D-Day should never be forgotten, and the contribution of all those involved in bringing WWll to an end should continue to be honoured.

    Isn't the world a sad place!

  3. #3 On June 6, 2004 10:09 PM Tommy said:

    "Successive American and British governments funded Saddam and sold him arms" - yes, but those were different governments to the ones now in place. Governments change, and with them so do international commitments. The current picture that's emerging is that intelligence failed, badly, but that people honestly believed there were WMDs. The fact that's it an oil-rich region does, obviously, make a difference, because it means it's of greater strategic importance, but that doesn't mean it was a 'war for oil'.

    Political gain? Even though both went into the war with strong opposition in their home nations? The moment he decided to go to war was the moment I started to respect Tony Blair - up till then I thought he was a populist.

    It's not quite like WW2, but it's not as far away as some claim. If Hitler had never invaded Poland, but had continued killing millions of Jews in Germany and Austria, would an invasion still have been just? That's a fairly similar situation.

  4. #4 On June 7, 2004 03:36 AM Mike Pepper said:

    Change comes from within. All the while we live our lives in fear and lust, envy and greed we shall forever permit our respective governments to commit acts of atrocity in the name of 'freedom'.

    Be generous in life. Be generous with your time, your tolerance and your compassion. Be generous with those feelings you treasure and share them with others. And be generous with love.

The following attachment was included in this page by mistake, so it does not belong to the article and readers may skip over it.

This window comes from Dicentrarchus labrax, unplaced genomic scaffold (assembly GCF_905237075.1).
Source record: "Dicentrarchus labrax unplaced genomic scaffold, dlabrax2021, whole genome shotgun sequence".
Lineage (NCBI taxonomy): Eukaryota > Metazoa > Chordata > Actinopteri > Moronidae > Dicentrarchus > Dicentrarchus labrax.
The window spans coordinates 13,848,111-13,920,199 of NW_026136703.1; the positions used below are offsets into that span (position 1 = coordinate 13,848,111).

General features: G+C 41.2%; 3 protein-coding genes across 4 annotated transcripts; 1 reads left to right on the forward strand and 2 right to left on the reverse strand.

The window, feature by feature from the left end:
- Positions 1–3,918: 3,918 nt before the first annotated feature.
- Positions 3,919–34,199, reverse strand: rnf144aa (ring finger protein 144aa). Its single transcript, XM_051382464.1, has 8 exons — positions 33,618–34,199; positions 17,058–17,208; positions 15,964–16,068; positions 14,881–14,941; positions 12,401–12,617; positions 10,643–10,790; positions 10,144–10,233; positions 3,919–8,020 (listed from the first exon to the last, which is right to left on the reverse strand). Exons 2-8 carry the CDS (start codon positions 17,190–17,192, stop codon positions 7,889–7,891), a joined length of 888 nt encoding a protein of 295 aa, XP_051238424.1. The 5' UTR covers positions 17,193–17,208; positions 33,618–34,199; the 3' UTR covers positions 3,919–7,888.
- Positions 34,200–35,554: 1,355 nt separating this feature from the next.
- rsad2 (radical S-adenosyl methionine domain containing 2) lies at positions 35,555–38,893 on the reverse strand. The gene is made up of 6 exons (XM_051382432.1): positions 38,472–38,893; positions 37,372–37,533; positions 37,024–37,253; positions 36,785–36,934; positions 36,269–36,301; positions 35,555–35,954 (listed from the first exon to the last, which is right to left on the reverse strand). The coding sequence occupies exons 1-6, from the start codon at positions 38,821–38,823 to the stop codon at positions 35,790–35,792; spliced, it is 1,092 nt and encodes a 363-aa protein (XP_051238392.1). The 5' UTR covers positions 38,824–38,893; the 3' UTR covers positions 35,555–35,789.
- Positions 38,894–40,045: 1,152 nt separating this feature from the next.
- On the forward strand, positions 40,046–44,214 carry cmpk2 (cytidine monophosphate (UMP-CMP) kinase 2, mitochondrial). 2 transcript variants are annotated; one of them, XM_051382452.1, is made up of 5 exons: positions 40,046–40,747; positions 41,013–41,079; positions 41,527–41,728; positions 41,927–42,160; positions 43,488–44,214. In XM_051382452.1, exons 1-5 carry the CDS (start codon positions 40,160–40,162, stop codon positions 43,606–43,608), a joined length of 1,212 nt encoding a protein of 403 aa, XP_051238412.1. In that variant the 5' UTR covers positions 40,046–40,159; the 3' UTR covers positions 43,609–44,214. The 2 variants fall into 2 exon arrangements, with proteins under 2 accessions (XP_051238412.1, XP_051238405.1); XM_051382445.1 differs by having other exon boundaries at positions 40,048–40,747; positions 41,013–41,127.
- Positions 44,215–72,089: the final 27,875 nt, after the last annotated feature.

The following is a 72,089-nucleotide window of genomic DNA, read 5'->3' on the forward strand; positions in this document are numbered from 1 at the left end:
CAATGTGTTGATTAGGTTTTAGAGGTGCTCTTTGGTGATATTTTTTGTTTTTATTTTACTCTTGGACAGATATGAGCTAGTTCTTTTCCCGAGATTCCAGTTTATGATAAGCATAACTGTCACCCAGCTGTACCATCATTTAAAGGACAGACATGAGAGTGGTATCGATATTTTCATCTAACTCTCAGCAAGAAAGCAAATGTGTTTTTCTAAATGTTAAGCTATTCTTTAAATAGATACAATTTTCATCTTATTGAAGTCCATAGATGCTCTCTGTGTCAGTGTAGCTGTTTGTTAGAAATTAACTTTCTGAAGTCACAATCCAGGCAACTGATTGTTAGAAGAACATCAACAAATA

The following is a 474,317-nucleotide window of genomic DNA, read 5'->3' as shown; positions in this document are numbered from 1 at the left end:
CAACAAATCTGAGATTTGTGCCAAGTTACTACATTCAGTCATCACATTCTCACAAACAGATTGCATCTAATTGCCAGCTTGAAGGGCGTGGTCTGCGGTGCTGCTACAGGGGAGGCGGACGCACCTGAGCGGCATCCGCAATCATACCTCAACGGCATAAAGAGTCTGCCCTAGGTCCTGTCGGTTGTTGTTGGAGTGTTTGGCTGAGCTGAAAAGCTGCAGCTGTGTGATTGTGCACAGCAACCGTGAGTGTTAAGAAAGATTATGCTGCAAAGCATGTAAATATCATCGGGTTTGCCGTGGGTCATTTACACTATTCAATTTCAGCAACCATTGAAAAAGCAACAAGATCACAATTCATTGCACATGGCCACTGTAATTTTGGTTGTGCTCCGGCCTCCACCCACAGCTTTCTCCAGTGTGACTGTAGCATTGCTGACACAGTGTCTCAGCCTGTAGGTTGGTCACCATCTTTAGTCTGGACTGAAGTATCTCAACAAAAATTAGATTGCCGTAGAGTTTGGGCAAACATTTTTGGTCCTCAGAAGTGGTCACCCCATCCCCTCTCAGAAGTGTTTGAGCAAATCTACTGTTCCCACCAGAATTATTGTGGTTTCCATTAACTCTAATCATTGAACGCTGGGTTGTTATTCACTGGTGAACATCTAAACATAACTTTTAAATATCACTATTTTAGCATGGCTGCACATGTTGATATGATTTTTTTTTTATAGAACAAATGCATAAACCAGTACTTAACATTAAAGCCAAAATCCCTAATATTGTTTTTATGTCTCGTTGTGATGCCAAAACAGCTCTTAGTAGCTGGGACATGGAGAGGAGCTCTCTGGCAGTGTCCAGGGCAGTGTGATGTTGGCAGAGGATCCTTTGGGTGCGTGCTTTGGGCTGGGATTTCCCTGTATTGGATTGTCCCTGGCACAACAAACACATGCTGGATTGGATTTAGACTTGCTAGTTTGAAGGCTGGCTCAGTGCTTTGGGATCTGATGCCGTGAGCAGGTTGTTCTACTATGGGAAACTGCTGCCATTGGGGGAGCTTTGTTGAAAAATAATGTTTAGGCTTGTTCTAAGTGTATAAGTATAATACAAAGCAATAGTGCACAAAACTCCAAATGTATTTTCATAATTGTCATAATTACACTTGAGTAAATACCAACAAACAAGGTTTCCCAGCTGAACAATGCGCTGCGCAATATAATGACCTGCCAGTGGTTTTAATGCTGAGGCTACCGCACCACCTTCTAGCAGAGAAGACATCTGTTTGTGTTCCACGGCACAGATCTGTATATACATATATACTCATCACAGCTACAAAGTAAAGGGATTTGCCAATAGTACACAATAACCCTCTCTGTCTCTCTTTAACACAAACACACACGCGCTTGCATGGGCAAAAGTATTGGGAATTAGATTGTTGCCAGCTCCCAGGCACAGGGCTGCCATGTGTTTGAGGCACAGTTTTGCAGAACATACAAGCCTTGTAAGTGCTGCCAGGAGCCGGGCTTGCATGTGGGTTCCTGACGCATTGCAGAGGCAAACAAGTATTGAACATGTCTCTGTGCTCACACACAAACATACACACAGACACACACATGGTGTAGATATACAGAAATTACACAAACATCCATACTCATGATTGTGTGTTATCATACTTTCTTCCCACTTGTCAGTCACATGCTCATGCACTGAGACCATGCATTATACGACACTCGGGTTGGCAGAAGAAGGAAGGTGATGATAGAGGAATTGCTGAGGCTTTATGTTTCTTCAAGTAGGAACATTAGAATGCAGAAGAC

Be generous and walk the path to spiritual fulfilment.

  5. #5 On June 7, 2004 11:11 AM Andy Budd said:

    Hi Tommy. You're right that is was a different government, but many of the same people were involved. Rumsfeld famously met Saddam at the behest of the Regan administration around about the time he was gassing al the Kurds, in order to regain diplomatic relations with the west.

    http://www.guardian.co.uk/Iraq/Story/0,2763,866942,00.html

  6. #6 On June 8, 2004 10:39 AM Fishmonster said:

    I find it extremely difficult to form valid judgments when most of the detial of these and other events are served up through a 'media filter'. Around the world there are some 70 or so active conflicts, many with atrocities as bad if not worse than Iraq's record.

    Last year I sepnt time in Uganda working with a centre set up to help orpahns that were 'created' after Idi Amin's civil war. The stories of personal loss are awful. At the time of my brief visit rebels in north of the country were continuing to wage war on their own countrymen. Shortly after I left the war really blew up as the rebels moved south, mutilating, raping, murdering and abducting as they went. There was NO press coverage of this and only recently has there been any.

    I have deep misgivings about the way we rely on the media for 'intelligence' and ultimately how that affects what political decisions are made or interpreted. But then at the same time I am grateful when the same media highlight tragedies that would otherwise be ignored.

    I don't know what the truth about Iraq is, or the real motivations behind the actions, how can I tell?

  7. #7 On June 10, 2004 02:46 PM Lee Hickman said:

    110,000 men died on those shores. Click here to see my attempt at a well thought out post that quickly became a ill thought out rant!

  8. #8 On June 10, 2004 02:46 PM Lee Hickman said:

    The click here was http://oohgravy.typepad.com/ooh_gravy/2004/06/war_what_is_it_.html#comments

    Should have read the instructions first!